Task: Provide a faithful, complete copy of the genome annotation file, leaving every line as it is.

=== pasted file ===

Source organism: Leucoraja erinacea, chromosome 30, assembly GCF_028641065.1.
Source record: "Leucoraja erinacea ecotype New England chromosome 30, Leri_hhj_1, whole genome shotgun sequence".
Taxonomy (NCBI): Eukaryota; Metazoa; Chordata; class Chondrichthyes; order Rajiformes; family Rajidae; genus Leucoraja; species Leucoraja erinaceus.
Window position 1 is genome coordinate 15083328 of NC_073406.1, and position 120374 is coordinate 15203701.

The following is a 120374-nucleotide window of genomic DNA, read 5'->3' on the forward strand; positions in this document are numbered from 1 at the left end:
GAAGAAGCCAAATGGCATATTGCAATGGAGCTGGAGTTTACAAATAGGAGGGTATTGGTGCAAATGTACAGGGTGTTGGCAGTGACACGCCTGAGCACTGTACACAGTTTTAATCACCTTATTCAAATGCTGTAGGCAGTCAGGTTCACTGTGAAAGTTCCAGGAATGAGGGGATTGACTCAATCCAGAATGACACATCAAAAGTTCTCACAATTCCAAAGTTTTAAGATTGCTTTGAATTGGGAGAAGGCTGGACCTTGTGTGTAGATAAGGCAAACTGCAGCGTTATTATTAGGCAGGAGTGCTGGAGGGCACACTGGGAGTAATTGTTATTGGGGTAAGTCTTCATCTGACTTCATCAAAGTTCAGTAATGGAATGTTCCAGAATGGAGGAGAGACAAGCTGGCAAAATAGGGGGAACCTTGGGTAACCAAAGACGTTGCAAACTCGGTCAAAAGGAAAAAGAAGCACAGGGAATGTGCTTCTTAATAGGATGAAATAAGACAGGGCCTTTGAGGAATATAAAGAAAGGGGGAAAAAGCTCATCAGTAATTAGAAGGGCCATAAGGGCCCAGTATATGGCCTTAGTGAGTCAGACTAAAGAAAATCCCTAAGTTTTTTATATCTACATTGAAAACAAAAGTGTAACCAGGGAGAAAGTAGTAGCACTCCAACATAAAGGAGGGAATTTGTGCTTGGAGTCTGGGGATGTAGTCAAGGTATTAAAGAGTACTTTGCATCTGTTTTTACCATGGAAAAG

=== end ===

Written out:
Source organism: Leucoraja erinacea, chromosome 30, assembly GCF_028641065.1.
Source record: "Leucoraja erinacea ecotype New England chromosome 30, Leri_hhj_1, whole genome shotgun sequence".
Taxonomy (NCBI): Eukaryota; Metazoa; Chordata; class Chondrichthyes; order Rajiformes; family Rajidae; genus Leucoraja; species Leucoraja erinaceus.
Window position 1 is genome coordinate 15083328 of NC_073406.1, and position 120374 is coordinate 15203701.

The following is a 120374-nucleotide window of genomic DNA, read 5'->3' on the forward strand; positions in this document are numbered from 1 at the left end:
GAAGAAGCCAAATGGCATATTGCAATGGAGCTGGAGTTTACAAATAGGAGGGTATTGGTGCAAATGTACAGGGTGTTGGCAGTGACACGCCTGAGCACTGTACACAGTTTTAATCACCTTATTCAAATGCTGTAGGCAGTCAGGTTCACTGTGAAAGTTCCAGGAATGAGGGGATTGACTCAATCCAGAATGACACATCAAAAGTTCTCACAATTCCAAAGTTTTAAGATTGCTTTGAATTGGGAGAAGGCTGGACCTTGTGTGTAGATAAGGCAAACTGCAGCGTTATTATTAGGCAGGAGTGCTGGAGGGCACACTGGGAGTAATTGTTATTGGGGTAAGTCTTCATCTGACTTCATCAAAGTTCAGTAATGGAATGTTCCAGAATGGAGGAGAGACAAGCTGGCAAAATAGGGGGAACCTTGGGTAACCAAAGACGTTGCAAACTCGGTCAAAAGGAAAAAGAAGCACAGGGAATGTGCTTCTTAATAGGATGAAATAAGACAGGGCCTTTGAGGAATATAAAGAAAGGGGGAAAAAGCTCATCAGTAATTAGAAGGGCCATAAGGGCCCAGTATATGGCCTTAGTGAGTCAGACTAAAGAAAATCCCTAAGTTTTTTATATCTACATTGAAAACAAAAGTGTAACCAGGGAGAAAGTAGTAGCACTCCAACATAAAGGAGGGAATTTGTGCTTGGAGTCTGGGGATGTAGTCAAGGTATTAAAGAGTACTTTGCATCTGTTTTTACCATGGAAAAG